This study deals with the temporal monitoring of air quality in a densely populated residential area of Delhi to assess the impact of firework displays on ambient concentrations of PM10, PM2.5, and trace metals in air particulates for pre-Diwali, Diwali, and post-Diwali festival times during 2012 and 2013. We monitored for particulate concentration, which causes adverse health effects, during morning and evening hours. The use of fireworks during Diwali increased 1.6–1.9 times in the concentration of PM10 and increased1.7–2.1 times in the concentration of PM2.5 as compared with pre- and post-Diwali during our monitoring in 2012. In 2013, however, PM10 concentration increased 1.5–2.0 times, and PM2.5 increased 1.7–2.2 times. The average concentration of particulates on the day of Diwali was higher in 2012 compared with 2013, which might be attributed to adverse meteorological conditions. The following average concentrations (in μg/m3) were associated with particulates on Diwali in 2013, in order: aluminum (19.47) > magnesium (11.39) > sulfur (7.69) > potassium (6.50) > iron (0.74) > zinc (0.30) > lead (0.13) > copper (0.09).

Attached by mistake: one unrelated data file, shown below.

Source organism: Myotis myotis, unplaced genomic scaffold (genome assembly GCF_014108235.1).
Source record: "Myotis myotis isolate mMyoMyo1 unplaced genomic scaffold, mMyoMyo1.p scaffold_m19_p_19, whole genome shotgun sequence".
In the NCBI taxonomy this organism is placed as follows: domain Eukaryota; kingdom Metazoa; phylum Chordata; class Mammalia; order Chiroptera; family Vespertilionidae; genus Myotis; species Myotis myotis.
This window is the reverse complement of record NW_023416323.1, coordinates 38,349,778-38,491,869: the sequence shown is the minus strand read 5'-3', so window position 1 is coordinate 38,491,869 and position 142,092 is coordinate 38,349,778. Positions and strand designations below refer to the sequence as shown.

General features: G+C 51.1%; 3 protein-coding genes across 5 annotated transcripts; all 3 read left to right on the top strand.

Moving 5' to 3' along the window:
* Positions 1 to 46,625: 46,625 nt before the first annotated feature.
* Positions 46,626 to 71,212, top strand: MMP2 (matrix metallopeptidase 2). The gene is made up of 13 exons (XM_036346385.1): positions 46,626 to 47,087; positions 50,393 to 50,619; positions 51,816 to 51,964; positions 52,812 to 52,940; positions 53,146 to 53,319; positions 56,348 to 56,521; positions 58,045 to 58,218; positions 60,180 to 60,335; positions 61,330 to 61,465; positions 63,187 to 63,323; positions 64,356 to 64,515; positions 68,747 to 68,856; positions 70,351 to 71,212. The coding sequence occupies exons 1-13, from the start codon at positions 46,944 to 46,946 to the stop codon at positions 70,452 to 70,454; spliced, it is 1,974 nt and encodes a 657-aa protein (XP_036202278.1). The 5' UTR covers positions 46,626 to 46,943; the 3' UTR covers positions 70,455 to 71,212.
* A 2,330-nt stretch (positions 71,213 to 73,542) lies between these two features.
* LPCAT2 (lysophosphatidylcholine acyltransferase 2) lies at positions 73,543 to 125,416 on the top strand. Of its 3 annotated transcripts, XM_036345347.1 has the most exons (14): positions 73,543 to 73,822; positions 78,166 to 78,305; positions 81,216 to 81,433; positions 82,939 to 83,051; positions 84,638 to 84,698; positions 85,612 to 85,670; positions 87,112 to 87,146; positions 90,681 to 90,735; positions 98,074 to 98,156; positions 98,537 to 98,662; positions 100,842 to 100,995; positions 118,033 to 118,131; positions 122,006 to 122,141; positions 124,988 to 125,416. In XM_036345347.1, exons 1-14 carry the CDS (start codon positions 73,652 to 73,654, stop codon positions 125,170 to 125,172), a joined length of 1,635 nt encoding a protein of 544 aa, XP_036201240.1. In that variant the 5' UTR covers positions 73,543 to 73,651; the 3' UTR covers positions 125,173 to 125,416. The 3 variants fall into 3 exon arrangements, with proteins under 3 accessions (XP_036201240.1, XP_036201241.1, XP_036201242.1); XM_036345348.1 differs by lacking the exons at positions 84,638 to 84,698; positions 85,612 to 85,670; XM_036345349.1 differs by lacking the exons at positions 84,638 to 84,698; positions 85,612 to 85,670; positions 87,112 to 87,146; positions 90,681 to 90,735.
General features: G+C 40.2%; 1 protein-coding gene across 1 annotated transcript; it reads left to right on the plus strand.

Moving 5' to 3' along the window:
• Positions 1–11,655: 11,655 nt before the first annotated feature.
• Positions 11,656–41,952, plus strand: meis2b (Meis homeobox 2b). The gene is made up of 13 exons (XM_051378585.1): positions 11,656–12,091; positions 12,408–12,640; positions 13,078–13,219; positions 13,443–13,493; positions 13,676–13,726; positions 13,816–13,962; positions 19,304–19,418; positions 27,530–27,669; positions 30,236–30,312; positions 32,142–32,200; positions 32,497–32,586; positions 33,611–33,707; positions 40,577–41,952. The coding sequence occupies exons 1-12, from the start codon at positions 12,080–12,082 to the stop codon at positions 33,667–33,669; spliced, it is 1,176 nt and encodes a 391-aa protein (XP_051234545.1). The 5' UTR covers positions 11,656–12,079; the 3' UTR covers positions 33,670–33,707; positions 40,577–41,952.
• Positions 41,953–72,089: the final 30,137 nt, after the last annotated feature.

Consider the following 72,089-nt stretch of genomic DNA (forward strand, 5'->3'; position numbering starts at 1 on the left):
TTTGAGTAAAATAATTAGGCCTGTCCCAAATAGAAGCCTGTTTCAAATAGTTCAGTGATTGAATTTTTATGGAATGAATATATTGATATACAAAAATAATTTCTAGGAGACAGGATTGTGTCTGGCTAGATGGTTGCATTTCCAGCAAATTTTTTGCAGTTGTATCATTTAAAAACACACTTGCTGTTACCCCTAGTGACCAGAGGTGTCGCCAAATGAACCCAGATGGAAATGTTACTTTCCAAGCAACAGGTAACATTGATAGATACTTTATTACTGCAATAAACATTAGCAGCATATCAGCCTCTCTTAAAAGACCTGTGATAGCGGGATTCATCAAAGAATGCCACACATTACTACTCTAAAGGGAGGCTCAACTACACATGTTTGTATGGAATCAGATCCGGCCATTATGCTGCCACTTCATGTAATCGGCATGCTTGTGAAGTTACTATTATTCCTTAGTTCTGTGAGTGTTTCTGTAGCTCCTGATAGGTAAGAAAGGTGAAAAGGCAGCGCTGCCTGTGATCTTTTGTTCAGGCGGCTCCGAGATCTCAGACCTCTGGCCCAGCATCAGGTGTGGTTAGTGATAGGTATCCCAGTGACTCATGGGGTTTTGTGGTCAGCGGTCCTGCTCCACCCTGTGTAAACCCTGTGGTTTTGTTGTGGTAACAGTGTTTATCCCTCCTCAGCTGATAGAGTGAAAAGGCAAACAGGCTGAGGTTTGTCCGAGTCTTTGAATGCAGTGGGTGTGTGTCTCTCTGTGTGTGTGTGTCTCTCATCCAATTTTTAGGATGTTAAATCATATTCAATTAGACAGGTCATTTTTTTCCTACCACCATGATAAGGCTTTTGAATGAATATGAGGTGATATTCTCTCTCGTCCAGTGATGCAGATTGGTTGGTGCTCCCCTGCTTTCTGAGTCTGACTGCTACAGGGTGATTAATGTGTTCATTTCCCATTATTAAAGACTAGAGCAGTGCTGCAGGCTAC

November 2018
November 2018
81.4 | E1-E8
Pramod Kumar, University School of Env. Management, Guru Gobind Singh Indraprastha University, Deen Dayal Upadhyaya College, University of Delhi, N.C. Gupta, University School of Env. Management, Guru Gobind Singh Indraprastha University
Additional Topics A to Z: Ambient Air

Abstract